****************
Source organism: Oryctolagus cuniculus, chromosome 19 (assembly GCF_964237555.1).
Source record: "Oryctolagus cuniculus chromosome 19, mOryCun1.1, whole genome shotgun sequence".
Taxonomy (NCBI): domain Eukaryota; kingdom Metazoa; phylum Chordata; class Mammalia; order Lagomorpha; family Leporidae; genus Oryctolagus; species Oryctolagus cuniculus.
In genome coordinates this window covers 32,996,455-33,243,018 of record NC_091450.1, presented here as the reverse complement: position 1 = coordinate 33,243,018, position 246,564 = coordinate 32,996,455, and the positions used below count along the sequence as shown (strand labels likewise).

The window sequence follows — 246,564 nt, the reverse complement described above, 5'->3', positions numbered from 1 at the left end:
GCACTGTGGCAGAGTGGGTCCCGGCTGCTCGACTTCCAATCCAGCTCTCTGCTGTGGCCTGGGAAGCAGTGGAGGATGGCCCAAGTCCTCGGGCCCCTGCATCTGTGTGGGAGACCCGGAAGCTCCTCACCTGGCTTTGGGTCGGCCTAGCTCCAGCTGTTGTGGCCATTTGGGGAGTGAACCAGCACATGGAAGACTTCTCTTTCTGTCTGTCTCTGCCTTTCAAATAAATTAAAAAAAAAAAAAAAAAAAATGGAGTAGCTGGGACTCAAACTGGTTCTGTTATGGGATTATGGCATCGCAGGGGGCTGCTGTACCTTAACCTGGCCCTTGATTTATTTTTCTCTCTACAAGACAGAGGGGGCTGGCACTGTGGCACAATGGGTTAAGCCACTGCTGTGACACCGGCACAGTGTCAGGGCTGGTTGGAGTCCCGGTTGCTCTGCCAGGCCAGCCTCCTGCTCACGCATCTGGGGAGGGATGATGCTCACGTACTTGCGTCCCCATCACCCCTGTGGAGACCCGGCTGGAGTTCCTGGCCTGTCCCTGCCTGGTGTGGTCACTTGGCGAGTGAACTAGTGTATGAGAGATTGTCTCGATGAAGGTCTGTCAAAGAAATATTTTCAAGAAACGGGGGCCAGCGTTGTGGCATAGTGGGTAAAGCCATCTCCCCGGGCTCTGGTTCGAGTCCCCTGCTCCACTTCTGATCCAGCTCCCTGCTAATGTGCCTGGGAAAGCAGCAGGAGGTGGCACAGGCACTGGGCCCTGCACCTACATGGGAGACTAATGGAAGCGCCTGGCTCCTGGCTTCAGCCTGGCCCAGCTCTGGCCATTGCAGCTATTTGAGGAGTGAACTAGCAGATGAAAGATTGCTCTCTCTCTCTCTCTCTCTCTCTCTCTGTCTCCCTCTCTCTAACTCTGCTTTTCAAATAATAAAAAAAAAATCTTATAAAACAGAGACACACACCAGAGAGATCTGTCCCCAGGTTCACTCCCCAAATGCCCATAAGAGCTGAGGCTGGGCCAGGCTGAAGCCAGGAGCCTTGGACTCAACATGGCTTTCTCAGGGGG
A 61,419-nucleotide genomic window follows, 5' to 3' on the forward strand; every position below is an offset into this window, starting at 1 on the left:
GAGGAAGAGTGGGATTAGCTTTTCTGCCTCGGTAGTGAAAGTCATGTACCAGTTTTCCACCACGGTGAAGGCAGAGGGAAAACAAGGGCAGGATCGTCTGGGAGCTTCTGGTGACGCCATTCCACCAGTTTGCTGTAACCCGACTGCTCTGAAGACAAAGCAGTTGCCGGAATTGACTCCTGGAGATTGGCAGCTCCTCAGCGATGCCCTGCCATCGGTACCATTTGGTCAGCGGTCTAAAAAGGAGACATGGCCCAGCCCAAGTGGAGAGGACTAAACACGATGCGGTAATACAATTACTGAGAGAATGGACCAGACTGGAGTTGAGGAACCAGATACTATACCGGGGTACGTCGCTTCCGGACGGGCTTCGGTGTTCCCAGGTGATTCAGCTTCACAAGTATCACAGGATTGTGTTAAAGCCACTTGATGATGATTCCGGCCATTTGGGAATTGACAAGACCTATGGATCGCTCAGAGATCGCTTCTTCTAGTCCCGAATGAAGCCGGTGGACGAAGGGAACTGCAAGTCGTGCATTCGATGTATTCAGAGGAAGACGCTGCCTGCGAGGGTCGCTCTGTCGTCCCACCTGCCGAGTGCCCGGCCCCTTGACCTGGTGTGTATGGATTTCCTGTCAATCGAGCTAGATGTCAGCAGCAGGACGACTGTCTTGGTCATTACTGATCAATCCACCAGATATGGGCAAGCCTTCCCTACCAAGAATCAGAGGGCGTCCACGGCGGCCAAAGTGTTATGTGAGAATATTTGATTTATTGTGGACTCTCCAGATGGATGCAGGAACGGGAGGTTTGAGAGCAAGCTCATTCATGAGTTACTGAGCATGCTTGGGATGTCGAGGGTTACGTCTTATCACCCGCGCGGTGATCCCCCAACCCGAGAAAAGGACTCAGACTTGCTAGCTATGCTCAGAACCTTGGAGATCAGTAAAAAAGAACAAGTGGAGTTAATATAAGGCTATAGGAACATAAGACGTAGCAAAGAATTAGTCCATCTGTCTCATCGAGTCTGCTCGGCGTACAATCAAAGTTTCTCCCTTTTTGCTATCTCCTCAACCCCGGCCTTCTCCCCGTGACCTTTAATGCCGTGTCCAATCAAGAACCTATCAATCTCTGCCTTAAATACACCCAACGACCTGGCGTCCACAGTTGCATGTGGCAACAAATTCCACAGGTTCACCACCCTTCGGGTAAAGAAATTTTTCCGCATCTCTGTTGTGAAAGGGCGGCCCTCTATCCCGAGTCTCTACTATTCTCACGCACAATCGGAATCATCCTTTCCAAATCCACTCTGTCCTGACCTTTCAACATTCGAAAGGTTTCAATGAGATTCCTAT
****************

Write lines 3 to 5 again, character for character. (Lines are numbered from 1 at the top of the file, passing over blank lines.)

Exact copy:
Taxonomy (NCBI): domain Eukaryota; kingdom Metazoa; phylum Chordata; class Mammalia; order Lagomorpha; family Leporidae; genus Oryctolagus; species Oryctolagus cuniculus.
In genome coordinates this window covers 32,996,455-33,243,018 of record NC_091450.1, presented here as the reverse complement: position 1 = coordinate 33,243,018, position 246,564 = coordinate 32,996,455, and the positions used below count along the sequence as shown (strand labels likewise).

The window sequence follows — 246,564 nt, the reverse complement described above, 5'->3', positions numbered from 1 at the left end: